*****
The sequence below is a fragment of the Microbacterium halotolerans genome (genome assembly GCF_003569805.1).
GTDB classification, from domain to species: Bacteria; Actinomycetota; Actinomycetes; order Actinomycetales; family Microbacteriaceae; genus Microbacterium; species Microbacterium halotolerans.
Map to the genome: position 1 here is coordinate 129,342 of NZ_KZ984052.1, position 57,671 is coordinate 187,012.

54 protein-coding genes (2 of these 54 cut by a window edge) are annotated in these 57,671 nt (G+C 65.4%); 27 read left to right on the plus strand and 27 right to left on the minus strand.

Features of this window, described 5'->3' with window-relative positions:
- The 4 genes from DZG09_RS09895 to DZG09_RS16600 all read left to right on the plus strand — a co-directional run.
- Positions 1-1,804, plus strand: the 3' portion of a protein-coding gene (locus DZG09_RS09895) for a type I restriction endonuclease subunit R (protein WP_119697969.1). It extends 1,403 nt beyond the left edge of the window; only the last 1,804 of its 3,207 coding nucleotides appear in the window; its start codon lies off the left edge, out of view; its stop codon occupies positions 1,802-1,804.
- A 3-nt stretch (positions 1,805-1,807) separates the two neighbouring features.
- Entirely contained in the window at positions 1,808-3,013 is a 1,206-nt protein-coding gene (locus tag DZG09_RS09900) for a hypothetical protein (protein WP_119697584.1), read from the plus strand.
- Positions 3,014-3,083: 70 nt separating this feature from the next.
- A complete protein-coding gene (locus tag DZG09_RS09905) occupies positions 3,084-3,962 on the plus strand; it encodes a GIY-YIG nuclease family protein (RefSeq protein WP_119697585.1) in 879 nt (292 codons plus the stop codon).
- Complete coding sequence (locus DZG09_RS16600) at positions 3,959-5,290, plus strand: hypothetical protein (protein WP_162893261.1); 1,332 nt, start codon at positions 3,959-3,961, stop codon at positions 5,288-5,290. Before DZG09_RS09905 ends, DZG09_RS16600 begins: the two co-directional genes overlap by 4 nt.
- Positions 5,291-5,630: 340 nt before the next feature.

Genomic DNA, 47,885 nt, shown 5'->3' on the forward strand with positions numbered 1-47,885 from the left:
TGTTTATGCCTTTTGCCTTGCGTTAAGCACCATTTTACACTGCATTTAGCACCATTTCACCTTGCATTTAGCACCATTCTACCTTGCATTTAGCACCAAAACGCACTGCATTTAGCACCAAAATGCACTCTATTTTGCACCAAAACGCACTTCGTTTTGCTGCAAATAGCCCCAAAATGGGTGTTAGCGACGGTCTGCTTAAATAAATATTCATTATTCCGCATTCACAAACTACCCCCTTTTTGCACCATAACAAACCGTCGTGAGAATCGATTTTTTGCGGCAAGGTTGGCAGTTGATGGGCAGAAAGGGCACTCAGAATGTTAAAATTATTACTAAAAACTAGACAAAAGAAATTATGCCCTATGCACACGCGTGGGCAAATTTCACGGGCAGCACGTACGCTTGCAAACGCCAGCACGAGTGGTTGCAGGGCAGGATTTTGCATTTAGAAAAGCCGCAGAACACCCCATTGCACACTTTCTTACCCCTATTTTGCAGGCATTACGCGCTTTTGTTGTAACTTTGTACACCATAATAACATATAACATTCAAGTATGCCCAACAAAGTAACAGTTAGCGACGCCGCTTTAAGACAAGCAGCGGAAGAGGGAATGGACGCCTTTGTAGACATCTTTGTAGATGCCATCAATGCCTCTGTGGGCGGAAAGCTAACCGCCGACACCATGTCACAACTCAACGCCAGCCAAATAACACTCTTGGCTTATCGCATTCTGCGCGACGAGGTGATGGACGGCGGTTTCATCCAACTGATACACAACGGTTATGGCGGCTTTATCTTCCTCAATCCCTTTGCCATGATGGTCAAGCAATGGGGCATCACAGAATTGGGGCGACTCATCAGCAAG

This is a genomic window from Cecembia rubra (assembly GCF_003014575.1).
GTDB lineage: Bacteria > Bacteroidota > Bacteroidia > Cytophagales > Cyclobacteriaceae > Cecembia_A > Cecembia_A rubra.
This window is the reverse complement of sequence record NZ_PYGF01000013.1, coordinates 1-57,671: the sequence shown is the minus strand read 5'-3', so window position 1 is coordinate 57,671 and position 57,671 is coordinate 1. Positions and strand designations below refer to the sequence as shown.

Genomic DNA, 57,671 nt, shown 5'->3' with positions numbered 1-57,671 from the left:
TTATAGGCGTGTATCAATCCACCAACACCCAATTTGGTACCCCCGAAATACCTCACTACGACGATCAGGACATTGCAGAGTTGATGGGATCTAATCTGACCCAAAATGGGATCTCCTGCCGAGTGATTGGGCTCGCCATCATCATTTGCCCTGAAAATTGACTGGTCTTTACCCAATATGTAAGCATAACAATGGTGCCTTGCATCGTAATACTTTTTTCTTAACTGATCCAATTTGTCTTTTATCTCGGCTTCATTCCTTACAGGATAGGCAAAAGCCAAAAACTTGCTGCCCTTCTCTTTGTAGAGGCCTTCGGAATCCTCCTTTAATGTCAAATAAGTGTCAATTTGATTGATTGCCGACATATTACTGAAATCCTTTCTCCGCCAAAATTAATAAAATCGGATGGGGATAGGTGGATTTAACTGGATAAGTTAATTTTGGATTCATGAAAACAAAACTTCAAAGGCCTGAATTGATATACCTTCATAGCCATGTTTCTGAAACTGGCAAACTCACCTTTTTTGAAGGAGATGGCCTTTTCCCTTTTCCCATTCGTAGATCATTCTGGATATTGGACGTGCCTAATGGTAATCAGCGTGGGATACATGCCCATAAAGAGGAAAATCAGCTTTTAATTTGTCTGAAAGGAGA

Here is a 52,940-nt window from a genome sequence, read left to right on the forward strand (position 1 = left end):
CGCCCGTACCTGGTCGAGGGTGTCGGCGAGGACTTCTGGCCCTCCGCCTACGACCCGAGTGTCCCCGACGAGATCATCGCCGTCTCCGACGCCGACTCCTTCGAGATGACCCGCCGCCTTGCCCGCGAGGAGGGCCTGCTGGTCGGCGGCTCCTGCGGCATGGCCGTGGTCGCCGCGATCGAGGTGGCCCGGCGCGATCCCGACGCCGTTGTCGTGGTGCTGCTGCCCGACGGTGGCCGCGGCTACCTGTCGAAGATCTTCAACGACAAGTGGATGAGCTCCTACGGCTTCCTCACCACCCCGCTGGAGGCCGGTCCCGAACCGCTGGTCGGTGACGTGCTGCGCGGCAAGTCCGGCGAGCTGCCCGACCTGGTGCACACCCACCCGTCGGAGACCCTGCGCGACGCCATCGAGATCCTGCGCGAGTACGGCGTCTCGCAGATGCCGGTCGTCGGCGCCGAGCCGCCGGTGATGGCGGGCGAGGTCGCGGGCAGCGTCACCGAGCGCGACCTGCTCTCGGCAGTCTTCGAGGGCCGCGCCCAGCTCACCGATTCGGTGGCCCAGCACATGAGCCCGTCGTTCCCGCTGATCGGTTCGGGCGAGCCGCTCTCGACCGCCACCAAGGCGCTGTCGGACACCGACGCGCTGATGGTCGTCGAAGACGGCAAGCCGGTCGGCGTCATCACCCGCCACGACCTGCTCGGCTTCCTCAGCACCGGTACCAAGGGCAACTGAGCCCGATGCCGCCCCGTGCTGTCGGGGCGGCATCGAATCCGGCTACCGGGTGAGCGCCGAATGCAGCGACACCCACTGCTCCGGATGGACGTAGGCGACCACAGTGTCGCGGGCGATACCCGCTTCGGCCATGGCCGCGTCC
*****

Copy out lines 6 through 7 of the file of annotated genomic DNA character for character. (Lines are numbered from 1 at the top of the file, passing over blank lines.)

- The 4 genes from DZG09_RS09895 to DZG09_RS16600 all read left to right on the plus strand — a co-directional run.
- Positions 1-1,804, plus strand: the 3' portion of a protein-coding gene (locus DZG09_RS09895) for a type I restriction endonuclease subunit R (protein WP_119697969.1). It extends 1,403 nt beyond the left edge of the window; only the last 1,804 of its 3,207 coding nucleotides appear in the window; its start codon lies off the left edge, out of view; its stop codon occupies positions 1,802-1,804.